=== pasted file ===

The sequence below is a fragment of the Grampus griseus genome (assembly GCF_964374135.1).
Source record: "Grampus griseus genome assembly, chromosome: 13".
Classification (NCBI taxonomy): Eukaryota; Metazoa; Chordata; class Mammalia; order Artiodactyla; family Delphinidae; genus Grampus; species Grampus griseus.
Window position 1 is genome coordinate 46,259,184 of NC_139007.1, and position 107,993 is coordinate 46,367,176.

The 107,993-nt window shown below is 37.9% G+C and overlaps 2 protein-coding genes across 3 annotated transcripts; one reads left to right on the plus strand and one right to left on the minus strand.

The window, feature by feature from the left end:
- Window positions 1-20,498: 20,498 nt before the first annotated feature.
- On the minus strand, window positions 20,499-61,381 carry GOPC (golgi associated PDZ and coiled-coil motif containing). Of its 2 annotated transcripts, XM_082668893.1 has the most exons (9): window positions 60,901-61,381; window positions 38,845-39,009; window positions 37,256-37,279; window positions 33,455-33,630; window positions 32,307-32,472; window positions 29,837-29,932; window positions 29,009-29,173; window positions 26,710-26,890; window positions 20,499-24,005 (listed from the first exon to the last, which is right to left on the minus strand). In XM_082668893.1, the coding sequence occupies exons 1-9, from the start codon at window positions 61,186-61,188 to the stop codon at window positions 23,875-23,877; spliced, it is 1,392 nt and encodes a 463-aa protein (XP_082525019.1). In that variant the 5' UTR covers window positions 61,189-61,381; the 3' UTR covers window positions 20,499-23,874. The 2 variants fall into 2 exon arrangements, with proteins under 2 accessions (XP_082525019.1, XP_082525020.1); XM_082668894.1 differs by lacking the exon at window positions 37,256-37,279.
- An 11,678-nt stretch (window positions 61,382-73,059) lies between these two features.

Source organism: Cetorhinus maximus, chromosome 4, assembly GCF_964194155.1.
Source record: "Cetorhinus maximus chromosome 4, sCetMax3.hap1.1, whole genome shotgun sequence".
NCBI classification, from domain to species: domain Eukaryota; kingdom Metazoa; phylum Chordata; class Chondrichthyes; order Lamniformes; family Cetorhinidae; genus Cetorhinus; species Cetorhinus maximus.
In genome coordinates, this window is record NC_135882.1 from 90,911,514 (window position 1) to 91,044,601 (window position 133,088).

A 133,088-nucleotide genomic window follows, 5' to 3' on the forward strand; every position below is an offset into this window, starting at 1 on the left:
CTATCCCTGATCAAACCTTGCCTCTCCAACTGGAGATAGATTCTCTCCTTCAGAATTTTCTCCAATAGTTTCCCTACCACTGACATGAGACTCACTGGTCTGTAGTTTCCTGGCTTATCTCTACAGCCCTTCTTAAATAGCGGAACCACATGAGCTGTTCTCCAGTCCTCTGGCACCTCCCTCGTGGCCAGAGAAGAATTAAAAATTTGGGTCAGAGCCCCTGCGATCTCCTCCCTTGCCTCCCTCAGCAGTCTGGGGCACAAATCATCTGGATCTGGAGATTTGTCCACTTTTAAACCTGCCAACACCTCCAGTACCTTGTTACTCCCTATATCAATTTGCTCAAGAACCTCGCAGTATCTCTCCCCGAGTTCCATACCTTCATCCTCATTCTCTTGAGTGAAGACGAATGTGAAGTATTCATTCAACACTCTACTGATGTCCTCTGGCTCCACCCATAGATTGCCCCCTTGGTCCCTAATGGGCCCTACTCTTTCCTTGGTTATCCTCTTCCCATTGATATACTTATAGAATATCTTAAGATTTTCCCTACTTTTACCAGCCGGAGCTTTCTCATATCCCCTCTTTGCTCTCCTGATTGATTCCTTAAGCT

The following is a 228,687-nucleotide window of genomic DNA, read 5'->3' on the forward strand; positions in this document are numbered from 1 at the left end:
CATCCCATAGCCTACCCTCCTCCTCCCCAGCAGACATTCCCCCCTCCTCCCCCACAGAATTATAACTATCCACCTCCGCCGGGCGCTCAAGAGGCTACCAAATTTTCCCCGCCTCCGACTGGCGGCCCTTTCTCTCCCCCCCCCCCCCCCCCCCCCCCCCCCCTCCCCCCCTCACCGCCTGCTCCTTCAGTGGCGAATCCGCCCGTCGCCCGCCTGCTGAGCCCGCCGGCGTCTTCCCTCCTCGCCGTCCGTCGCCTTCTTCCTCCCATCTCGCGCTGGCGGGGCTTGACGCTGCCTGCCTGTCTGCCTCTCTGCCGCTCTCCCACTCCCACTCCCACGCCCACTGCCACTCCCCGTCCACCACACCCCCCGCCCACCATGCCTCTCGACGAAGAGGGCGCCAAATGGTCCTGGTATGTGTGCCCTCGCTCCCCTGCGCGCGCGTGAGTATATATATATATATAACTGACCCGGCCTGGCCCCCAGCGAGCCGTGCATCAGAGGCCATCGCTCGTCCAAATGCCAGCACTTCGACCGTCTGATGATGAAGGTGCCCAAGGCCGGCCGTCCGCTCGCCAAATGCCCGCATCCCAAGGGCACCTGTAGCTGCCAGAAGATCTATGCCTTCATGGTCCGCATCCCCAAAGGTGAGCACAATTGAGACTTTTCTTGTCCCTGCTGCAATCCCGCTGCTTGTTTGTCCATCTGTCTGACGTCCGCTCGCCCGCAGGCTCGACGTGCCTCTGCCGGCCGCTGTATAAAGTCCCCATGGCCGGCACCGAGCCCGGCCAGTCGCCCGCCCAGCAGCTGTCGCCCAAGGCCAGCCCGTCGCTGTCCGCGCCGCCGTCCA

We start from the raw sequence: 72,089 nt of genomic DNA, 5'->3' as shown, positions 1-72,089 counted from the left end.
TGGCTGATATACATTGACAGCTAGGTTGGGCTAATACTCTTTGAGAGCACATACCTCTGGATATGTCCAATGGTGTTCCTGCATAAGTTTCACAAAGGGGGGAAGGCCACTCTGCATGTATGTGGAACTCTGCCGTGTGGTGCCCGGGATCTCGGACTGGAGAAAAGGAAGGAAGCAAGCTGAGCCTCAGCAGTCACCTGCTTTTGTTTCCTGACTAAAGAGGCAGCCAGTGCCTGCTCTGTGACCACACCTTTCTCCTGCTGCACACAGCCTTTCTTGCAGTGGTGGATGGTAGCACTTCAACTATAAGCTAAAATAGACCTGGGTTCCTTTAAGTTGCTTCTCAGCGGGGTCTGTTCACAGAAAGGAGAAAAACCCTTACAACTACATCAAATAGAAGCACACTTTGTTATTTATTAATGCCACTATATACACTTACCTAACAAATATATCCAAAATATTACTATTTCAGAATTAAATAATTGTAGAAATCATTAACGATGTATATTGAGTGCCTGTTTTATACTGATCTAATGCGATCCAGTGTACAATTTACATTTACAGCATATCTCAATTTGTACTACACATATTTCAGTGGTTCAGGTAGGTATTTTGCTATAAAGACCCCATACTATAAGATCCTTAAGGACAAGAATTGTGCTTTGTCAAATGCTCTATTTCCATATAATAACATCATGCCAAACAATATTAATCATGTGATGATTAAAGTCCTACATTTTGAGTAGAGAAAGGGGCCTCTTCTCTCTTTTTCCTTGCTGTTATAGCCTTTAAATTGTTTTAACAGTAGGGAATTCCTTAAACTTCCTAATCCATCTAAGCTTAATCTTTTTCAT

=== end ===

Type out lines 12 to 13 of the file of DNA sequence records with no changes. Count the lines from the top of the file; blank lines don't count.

NCBI classification, from domain to species: domain Eukaryota; kingdom Metazoa; phylum Chordata; class Chondrichthyes; order Lamniformes; family Cetorhinidae; genus Cetorhinus; species Cetorhinus maximus.
In genome coordinates, this window is record NC_135882.1 from 90,911,514 (window position 1) to 91,044,601 (window position 133,088).